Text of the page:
Age (years)EmmetropiaAmetropia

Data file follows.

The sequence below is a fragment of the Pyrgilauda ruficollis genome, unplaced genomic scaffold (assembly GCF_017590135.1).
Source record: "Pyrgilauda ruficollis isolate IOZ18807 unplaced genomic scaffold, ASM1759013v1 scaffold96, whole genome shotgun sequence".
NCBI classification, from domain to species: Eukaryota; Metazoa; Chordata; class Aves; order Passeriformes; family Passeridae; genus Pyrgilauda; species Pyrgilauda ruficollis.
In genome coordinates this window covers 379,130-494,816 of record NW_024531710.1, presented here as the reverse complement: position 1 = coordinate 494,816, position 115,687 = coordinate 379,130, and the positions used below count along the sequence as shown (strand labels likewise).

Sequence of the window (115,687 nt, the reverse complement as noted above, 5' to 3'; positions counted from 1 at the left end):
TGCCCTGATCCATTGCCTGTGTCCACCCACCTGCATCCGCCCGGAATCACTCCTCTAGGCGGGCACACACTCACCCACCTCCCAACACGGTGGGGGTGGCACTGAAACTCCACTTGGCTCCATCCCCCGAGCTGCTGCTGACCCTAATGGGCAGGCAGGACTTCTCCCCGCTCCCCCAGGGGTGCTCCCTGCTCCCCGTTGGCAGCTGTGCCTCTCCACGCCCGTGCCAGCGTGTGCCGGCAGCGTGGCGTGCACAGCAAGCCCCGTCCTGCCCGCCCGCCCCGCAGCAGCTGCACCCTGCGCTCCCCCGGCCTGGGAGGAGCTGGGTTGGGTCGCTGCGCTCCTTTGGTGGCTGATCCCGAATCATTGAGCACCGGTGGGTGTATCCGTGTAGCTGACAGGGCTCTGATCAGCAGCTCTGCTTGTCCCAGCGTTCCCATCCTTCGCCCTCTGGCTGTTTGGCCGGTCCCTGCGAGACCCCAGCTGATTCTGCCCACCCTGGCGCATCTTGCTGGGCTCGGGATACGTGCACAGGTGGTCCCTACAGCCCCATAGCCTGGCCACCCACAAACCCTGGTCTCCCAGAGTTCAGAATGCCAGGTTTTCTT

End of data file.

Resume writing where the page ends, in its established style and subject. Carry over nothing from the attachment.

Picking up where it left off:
In our study there was not any significant difference in the anterior chamber depth between males and females in all four groups as shown in [Table/Fig-2]. Most of the earlier investigators have also found higher values in myopic eyes as compared to emmetropic and hypermetropic eyes like Chen MJ et al., [17] who found that eyes with more myopic refractive error tends to have deeper anterior chamber (r= 0.651,.p<0.001). Osuobeni EP et al., [18] studied on ocular components measured by ultrasonography in 152 adult Saudis from 16 to 50 years and found that myopes had significantly deeper ACD as compared to nonmyopes. Scott T Fontana; Richard F Brubaker, MD, [19] also found that the depth and volume of the anterior chamber diminish with age and are related to the degree of ametropia. Frequency distributions suggested that these dimensions were distributed normally in the test population. In our study it can be made out from the results that in all age groups, myopes tend to have an longer axial length and hypermetropes tend to have shorter axial length as compared to those with emmetropes as shown in [Table/Fig-3]. Which coincides with other previous studies and no significant difference is found between emmetropes and astigmatics. It can be made out that in all refractive errors axial length significantly increases from Ggroup-A to Ggroup B as shown in [Table/Fig-3].